On Thursday, the White House will meet with leaders from key tech companies, including Alphabet's Google, Apple, and Amazon.com, to address software security following three major cyberattacks in the United States last year.

After the revelation of a security vulnerability in open-source software called Log4j, which enterprises all over the world use to log data in their apps, White House National Security Advisor Jake Sullivan wrote a letter to CEOs of digital companies in December.

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Sullivan wrote in the letter that open source software is widely used and maintained by volunteers, and that it is a "critical national security priority."

The White House said in a statement that the meeting, which will be chaired by Anne Neuberger, deputy national security advisor for cyber and emerging technology, will focus on concerns about open-source software security and how it might be improved.

IBM, Microsoft, Meta Platforms, which owns Facebook, and Oracle will all be in attendance at the summit. There will also be representatives from the Department of Homeland Security, the Department of Defense, and the Department of Commerce in attendance.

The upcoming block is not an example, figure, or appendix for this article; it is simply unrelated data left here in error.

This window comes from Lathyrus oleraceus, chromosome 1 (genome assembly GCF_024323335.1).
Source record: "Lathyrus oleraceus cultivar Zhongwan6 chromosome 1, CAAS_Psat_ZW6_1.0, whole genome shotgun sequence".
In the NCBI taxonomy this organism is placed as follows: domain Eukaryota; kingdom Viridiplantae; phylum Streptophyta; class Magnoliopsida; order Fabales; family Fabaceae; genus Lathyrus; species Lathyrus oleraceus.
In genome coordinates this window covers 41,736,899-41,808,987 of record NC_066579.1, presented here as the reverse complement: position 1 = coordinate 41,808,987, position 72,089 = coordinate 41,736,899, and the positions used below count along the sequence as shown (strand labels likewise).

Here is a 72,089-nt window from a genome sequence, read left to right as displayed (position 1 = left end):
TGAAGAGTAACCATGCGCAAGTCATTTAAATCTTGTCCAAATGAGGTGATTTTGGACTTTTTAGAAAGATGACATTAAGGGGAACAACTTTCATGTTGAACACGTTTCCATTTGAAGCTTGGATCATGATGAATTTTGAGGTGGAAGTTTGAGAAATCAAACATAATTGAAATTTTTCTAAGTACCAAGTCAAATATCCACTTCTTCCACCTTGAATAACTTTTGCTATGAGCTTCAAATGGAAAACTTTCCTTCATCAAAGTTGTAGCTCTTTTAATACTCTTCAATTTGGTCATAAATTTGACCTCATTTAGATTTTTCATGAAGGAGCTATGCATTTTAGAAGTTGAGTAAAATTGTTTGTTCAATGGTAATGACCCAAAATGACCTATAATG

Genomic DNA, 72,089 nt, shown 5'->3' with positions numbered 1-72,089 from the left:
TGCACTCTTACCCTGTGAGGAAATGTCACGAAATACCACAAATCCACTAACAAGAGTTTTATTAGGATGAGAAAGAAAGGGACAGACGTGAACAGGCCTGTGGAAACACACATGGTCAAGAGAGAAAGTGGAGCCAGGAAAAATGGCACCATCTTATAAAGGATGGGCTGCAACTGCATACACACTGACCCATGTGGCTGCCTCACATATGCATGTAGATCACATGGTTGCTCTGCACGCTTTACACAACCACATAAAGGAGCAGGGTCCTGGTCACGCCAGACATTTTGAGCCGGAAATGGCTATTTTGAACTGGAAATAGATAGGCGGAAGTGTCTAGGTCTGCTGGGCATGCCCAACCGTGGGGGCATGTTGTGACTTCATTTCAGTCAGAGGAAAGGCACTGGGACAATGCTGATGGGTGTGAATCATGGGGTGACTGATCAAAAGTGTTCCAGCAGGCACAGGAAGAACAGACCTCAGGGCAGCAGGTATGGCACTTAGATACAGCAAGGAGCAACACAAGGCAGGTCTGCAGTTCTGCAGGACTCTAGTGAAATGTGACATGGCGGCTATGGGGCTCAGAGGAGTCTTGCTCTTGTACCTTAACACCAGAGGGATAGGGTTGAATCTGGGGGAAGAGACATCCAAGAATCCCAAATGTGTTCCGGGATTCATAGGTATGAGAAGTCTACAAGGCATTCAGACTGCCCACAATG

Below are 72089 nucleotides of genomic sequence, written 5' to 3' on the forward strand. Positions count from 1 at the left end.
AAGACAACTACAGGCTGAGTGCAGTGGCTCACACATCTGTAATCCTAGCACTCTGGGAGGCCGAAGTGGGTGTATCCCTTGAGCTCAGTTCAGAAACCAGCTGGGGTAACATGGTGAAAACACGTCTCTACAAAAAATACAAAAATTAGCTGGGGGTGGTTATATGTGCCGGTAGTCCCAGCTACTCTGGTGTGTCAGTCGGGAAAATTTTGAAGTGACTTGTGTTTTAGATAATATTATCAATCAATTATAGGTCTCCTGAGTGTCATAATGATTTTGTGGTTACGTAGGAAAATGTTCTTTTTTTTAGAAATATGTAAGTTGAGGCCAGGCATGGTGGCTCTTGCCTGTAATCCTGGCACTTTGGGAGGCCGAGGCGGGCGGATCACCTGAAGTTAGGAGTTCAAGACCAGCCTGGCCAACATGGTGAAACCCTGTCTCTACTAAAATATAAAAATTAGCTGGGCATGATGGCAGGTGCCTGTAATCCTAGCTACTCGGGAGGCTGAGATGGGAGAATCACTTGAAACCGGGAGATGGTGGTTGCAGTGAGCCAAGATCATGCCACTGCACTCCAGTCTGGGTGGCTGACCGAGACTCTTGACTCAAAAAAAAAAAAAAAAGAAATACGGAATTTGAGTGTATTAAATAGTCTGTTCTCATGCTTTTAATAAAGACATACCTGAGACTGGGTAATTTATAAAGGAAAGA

Following three significant breaches last year, which exposed thousands of information stored by companies and government agencies to hackers, the Biden administration has made cybersecurity a high priority.

One attack, which the US government believes was likely perpetrated by Russia, exposed SolarWinds software and offered hackers access to tens of thousands of businesses and government agencies that used the company's products. Emails from the US Treasury, Justice, and Commerce departments, as well as other agencies, were accessed by the hackers.

The administration issued an executive order last year, creating a review board and new software standards for government organizations, in response to the increasing frequency and severity of such attacks.